• Beyond China, most of the markets in which Canadian pork has an advantage are small and well-established with slow recent growth. If Chinese markets were excluded, the markets that show the greatest potential for Canadian pork exports are the European countries of Italy, France, Germany, Belgium and Poland.
  • In 2019, Canada was the fourth largest exporter of potato products, worth just over $1 billion. The expansion of the Western diet globally has increased demand for French fries and potato products. While the United Kingdom is the largest and fastest growing importer, there is opportunity for expansion with other trading partners, such as Western and Eastern European countries and China.
  • From 2009 to 2019, Canada has been the world’s largest exporter of prepared crab, capturing 32.8 per cent of total global exports last year. China, along with South Korea, Indonesia, Vietnam, Thailand and Hong Kong, represent a third of the global import growth.
  • Global prepared and preserved beef imports grew by 58 per cent between 2009 and 2019, and China accounted for almost 40 per cent of that growth. Over the same period, Canadian exports grew by almost 125 per cent. Last year China surpassed the U.S. as the largest beef importer, including prepared and preserved beef. Other growth opportunities reside in Europe and other Asian export destinations.

While market diversification is desirable from a risk management perspective, Gervais notes there are economic challenges that can thwart efforts to diversify Canada food export markets.

“Diversification almost always entails seeking markets that are further away and more expensive to develop,” he cautions. “Plus, selling into one market – rather than multiple markets – might be less expensive due to economies of scale.”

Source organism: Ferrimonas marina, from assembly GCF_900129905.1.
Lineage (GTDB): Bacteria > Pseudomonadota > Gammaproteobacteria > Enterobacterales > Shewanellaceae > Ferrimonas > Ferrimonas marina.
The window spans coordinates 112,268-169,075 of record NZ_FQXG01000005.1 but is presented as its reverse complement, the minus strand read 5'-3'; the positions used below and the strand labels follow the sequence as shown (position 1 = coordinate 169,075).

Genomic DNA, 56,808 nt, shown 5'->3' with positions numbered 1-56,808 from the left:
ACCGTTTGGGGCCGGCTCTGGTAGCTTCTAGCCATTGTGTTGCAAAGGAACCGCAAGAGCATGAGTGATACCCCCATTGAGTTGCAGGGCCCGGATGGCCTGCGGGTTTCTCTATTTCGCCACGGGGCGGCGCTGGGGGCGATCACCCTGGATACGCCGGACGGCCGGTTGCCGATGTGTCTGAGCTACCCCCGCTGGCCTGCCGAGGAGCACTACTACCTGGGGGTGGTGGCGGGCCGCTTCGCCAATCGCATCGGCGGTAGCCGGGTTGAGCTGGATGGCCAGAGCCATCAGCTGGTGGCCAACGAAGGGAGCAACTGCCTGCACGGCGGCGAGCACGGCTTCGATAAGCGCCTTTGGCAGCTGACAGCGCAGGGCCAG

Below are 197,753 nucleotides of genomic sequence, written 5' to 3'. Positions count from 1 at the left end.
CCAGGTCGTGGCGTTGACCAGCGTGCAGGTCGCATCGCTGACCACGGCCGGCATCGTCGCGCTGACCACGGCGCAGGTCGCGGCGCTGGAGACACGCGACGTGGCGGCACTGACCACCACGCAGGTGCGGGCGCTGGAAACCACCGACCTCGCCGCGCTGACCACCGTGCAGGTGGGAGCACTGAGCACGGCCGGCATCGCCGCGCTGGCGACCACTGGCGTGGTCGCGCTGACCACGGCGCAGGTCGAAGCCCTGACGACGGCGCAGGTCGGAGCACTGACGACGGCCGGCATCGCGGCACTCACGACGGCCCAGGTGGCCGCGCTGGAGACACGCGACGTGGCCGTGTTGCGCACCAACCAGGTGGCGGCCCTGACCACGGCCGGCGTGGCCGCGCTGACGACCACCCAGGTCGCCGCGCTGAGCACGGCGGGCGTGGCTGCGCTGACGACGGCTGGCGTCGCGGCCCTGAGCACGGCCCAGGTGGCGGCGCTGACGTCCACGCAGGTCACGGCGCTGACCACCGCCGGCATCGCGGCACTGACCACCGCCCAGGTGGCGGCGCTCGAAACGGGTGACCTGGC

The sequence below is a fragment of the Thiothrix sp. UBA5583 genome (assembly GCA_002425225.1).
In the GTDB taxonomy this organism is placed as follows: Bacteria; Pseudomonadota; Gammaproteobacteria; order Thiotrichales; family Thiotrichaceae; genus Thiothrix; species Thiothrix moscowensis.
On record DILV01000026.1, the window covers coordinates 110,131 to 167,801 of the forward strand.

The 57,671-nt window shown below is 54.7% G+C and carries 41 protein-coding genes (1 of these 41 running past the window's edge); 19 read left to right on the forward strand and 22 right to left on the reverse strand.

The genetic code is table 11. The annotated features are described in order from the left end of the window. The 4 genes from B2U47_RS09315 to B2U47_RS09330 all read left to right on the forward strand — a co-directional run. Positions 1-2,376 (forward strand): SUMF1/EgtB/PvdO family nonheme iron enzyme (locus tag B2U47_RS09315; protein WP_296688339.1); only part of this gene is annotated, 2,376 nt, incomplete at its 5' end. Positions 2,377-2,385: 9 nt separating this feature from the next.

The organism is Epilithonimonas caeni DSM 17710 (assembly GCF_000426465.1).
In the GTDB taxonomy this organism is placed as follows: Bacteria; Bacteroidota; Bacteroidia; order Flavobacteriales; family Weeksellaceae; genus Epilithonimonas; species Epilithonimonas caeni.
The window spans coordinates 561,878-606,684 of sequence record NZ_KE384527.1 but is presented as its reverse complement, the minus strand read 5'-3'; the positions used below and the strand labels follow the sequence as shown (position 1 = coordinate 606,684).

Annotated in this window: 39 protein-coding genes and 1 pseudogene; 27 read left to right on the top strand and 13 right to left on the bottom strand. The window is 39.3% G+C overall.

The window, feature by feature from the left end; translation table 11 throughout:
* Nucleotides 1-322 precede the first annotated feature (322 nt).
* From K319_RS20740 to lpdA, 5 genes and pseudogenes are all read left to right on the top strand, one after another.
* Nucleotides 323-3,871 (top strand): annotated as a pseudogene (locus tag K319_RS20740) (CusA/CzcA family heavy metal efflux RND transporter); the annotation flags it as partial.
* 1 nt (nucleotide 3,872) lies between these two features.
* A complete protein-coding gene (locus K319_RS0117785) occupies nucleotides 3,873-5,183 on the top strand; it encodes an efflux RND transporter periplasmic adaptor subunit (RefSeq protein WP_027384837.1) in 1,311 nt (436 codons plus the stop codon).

Some price-sensitive markets may also offer limited potential for diversification, due to the higher input and manufacturing cost associated with higher-quality Canadian products, and a slower pace of economic expansion worldwide can mean more timid growth in food demand, according to Gervais.

On the flipside, diversification allows exports to continue when trade partners become unavailable, possibly preventing or reducing business disruptions or revenue loss.

“Disruptions caused by the pandemic serve as a wakeup call at a time when global supply and demand of food are also becoming increasingly difficult to gauge,” Gervais said. “Canada has an opportunity to fortify and strengthen its position as a major food exporter by exploring new markets and ensuring we are not overly reliant on a few.”

By sharing agriculture economic knowledge and forecasts, FCC provides solid insights and expertise to help those in the business of agriculture achieve their goals. For more information and insights on trade and its impact on Canadian agriculture, visit the FCC Ag Economics blog post at fcc.ca/AgEconomics.